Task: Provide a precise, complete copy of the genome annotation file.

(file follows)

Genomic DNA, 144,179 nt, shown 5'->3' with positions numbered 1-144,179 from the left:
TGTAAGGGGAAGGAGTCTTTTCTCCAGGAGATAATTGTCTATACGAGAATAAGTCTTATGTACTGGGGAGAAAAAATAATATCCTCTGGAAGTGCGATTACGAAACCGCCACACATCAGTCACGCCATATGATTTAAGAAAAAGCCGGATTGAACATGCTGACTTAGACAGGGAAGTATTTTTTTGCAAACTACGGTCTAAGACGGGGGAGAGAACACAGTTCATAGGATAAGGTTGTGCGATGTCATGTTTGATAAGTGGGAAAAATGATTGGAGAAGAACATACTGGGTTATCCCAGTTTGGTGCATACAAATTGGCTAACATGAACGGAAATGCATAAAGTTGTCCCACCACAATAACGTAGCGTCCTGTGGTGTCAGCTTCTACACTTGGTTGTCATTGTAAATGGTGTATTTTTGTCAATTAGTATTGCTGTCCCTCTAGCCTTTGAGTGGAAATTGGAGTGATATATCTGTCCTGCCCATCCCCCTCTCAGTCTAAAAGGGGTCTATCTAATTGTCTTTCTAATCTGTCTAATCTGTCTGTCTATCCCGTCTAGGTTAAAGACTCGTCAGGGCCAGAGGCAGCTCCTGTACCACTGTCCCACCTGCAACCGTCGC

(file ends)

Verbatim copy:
Genomic DNA, 144,179 nt, shown 5'->3' with positions numbered 1-144,179 from the left:
TGTAAGGGGAAGGAGTCTTTTCTCCAGGAGATAATTGTCTATACGAGAATAAGTCTTATGTACTGGGGAGAAAAAATAATATCCTCTGGAAGTGCGATTACGAAACCGCCACACATCAGTCACGCCATATGATTTAAGAAAAAGCCGGATTGAACATGCTGACTTAGACAGGGAAGTATTTTTTTGCAAACTACGGTCTAAGACGGGGGAGAGAACACAGTTCATAGGATAAGGTTGTGCGATGTCATGTTTGATAAGTGGGAAAAATGATTGGAGAAGAACATACTGGGTTATCCCAGTTTGGTGCATACAAATTGGCTAACATGAACGGAAATGCATAAAGTTGTCCCACCACAATAACGTAGCGTCCTGTGGTGTCAGCTTCTACACTTGGTTGTCATTGTAAATGGTGTATTTTTGTCAATTAGTATTGCTGTCCCTCTAGCCTTTGAGTGGAAATTGGAGTGATATATCTGTCCTGCCCATCCCCCTCTCAGTCTAAAAGGGGTCTATCTAATTGTCTTTCTAATCTGTCTAATCTGTCTGTCTATCCCGTCTAGGTTAAAGACTCGTCAGGGCCAGAGGCAGCTCCTGTACCACTGTCCCACCTGCAACCGTCGC